It is not uncommon to see for-profit companies use a merger and acquisition (M&A) strategy to grow. These corporations believe combining their organizations with another can lead to greater profits and market share.

It might seem unusual to think about churches in the manner of M&A activity. While not typical, church leaders have a responsibility to consider all possible strategies to improve their corporate performance.

In the October 2019 edition of Legal Counsel for Churches, we explored the idea of church mergers. In this edition, we add acquisition to the church strategy toolkit.

Churches, like all institutions, have limited capabilities. The limitations can be with its resources, regulatory restrictions, management capabilities, or market pressures. The leaders of churches have
a fundamental decision to make. On one hand they can ignore market needs and opportunities. The other choice is to seek ways to expand their church’s powers.

Some companies try to build internal systems to fill in the missing pieces. Other firms make up for these deficiencies by acquiring companies that fill important gaps.

Here’s a couple of examples to help make this point. These are hypothetical situations to stir your imagination.

Church A Buys a Construction Company

Church A has a corporate strategy to help its members ease the burden of high utility bills. The church leaders recognize that members who have strained budgets are more subject to stress-related illnesses and less capable to be good financial stewards towards the church.

Church A decided to purchase a local construction company that would perform home improvement work for members of the community. The profits from the business are used for expansion and scaling the business. Some church members work part-time for the company for employment and skills development.

Church B Acquires a Grocery Store

Church B sees a need to help the community with affordable, healthy foods. Many of the church’s members reside in a food desert. Most of what’s available are fast foods restaurants. There has been a spike in high blood pressure, diabetes, and other health problems that exceed state averages. The Church sought a way to address these conditions and provide local employment.

Church B acquired a controlling interest in a grocery store that was in a saturated market and had declining market share. The good price the church negotiated led to sufficient resources to relocate the store to the community. The store sponsors healthy eating workshops and cooking classes for residents. The profits are reinvested in the store’s operations for further expansions.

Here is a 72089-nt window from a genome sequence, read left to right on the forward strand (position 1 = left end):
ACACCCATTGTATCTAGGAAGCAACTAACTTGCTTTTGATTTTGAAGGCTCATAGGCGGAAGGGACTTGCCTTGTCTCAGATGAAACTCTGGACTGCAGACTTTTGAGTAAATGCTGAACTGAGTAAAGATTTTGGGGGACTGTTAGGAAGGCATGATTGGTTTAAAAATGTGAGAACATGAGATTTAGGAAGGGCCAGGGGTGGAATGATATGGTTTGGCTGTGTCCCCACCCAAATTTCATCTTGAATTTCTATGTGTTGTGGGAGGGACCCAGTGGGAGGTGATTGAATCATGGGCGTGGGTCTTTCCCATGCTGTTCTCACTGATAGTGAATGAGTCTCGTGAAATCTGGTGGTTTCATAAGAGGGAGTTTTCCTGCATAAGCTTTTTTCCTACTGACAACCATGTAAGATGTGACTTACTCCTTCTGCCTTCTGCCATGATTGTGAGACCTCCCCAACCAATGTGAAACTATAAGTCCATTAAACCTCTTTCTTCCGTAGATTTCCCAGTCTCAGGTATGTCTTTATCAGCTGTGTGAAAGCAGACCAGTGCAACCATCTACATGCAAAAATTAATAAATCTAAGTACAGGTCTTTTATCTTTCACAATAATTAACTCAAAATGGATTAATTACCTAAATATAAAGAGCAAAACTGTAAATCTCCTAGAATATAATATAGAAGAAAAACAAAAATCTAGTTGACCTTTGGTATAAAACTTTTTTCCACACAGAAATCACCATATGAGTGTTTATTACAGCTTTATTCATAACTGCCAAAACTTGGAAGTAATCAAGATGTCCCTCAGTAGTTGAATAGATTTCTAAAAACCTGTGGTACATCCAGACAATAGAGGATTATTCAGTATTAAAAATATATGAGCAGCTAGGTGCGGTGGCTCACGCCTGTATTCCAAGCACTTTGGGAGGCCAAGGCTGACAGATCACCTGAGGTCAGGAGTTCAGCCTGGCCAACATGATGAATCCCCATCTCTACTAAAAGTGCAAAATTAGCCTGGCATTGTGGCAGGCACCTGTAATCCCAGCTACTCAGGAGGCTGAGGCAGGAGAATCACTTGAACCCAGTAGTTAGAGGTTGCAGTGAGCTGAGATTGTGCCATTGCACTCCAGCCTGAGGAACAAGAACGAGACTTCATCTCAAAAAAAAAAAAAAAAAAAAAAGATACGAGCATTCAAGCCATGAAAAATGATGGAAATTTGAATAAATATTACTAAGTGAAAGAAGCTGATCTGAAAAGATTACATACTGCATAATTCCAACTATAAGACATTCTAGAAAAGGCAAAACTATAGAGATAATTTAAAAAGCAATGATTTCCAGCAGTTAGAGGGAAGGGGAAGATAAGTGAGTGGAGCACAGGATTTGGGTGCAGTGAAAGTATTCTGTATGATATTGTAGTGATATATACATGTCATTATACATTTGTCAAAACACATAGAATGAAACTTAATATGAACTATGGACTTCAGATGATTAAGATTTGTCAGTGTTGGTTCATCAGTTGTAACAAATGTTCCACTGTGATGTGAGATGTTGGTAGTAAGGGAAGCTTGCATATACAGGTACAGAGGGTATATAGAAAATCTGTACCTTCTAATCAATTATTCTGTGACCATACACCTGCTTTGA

These are examples of how a church may expand its influence in the community through an acquisition strategy. The first step is to think critically about the risk appetite of church leaders to explore a new model for revenue and community service. This conversation can lead to a tactical plan on how to benefit the church and community.

The next task is to be clear about what church leaders hope to accomplish. A goal to increase revenue for ministry can feel different from a focus on community service only. This exercise requires an explorative dialog to ensure all members of the leadership consent to the direction and purpose of a possible acquisition.

After church leaders agree on the strategy, the church governing board should conduct
a search of possible acquisition targets. A potential source for identifying available businesses is the services of a business broker. The broker will often have a list of business owners who are interested in selling a portion or 100% their companies.

Negotiating an acquisition can be a complicated transaction. There are many factors to consider. It would be advisable for church leaders to retain experienced consultants, attorneys, tax advisors, and accountants to help guide the conversation. Church leaders should be cautious with the monetary aspect, legal terms, and risks of buying a business.

Some acquisitions include all cash deals. Others involve bank lending or owner- financing. Church leaders should determine the deal size they are willing to entertain before considering a potential transaction.

A business acquisition can be a productive way for a church to increase its revenue and serve the community. Church leaders should approach this strategy carefully to ensure it achieves its expected results.